Archive for September, 2019

A YouTube video has been brought to my attention, which seems to show physicist Roger Penrose refuting the idea that the entropy of the universe is fine-tuned for life. The crucial section starts at 16:05. The video is jarringly edited: we aren’t shown what the interviewer actually asked before this section. The longer, complete interview is linked to, but I haven’t watched it.

Penrose: “It’s a gross course tuning. The entropy in the gravitational field is ridiculously small compared with the entropy in matter. There’s nothing fine-tuned about it – it’s just huge.”

[Abrupt cut]

Interviewer: People had argued that there are these constants that are fine-tuned for life, and he said “look at the entropy. That could be much much higher and life would still be here, so that’s not fine-tuned for life.

Penrose: I absolutely agree with that. The entropy in the gravitational field could have been far larger without disturbing life, as far as I can see.

Penrose’s comments are completely correct. My problem is not with Penrose, but with the editors of the video. They rely on an ambiguity regarding the term “fine-tuned for life.”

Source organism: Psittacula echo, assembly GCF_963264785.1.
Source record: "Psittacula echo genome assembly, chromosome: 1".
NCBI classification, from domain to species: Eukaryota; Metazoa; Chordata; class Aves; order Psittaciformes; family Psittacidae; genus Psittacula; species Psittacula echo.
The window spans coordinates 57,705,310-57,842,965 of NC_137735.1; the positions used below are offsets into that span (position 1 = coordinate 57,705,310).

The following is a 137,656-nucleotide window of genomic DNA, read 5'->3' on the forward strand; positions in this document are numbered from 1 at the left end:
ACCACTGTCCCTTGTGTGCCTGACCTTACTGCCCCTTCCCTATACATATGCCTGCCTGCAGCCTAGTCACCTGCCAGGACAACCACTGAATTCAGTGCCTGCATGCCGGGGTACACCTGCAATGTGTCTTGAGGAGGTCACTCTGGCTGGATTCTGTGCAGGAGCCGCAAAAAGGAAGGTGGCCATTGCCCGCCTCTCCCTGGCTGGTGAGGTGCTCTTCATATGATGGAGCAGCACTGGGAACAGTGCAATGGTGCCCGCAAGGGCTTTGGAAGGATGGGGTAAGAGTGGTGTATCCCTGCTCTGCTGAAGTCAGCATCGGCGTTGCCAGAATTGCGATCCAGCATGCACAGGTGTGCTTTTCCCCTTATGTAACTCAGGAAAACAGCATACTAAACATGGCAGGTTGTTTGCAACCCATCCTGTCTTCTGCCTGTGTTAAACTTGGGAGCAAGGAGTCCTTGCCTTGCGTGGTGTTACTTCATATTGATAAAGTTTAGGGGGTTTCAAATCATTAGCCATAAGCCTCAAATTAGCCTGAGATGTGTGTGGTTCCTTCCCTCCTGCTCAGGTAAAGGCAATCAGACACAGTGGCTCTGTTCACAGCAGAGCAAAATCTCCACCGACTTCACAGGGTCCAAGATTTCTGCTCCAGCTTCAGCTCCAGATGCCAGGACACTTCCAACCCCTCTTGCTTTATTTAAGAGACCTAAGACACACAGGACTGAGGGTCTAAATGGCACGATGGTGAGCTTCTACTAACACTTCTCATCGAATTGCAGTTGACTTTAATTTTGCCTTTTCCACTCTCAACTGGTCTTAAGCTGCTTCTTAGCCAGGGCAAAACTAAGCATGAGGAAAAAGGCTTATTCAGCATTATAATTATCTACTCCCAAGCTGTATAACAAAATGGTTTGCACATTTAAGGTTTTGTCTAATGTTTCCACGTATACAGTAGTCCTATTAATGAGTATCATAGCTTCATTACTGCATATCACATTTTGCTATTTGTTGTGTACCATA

Here’s one way to approach fine-tuning. When we look at the deepest laws of nature that we know, is there is anything noteworthy or rare or interesting or unexpected? Or are these just any old laws? Is there anything about our current deepest laws of nature that might point the way to something deeper still, whether physical or metaphysical? For example, if we discovered that the laws of fundamental particles wrote “made by Brian” on every atom, then we would be suspicious of the claim that these are just any old laws.

To that end, we might want to know: what would just any old universe look like? A systematic and practical way of attacking this question is to vary the fundamental constants and initial conditions of our universe. If I just picked just any old universe from this set, what would it be like? And the answer is: almost certainly dead. (more…)


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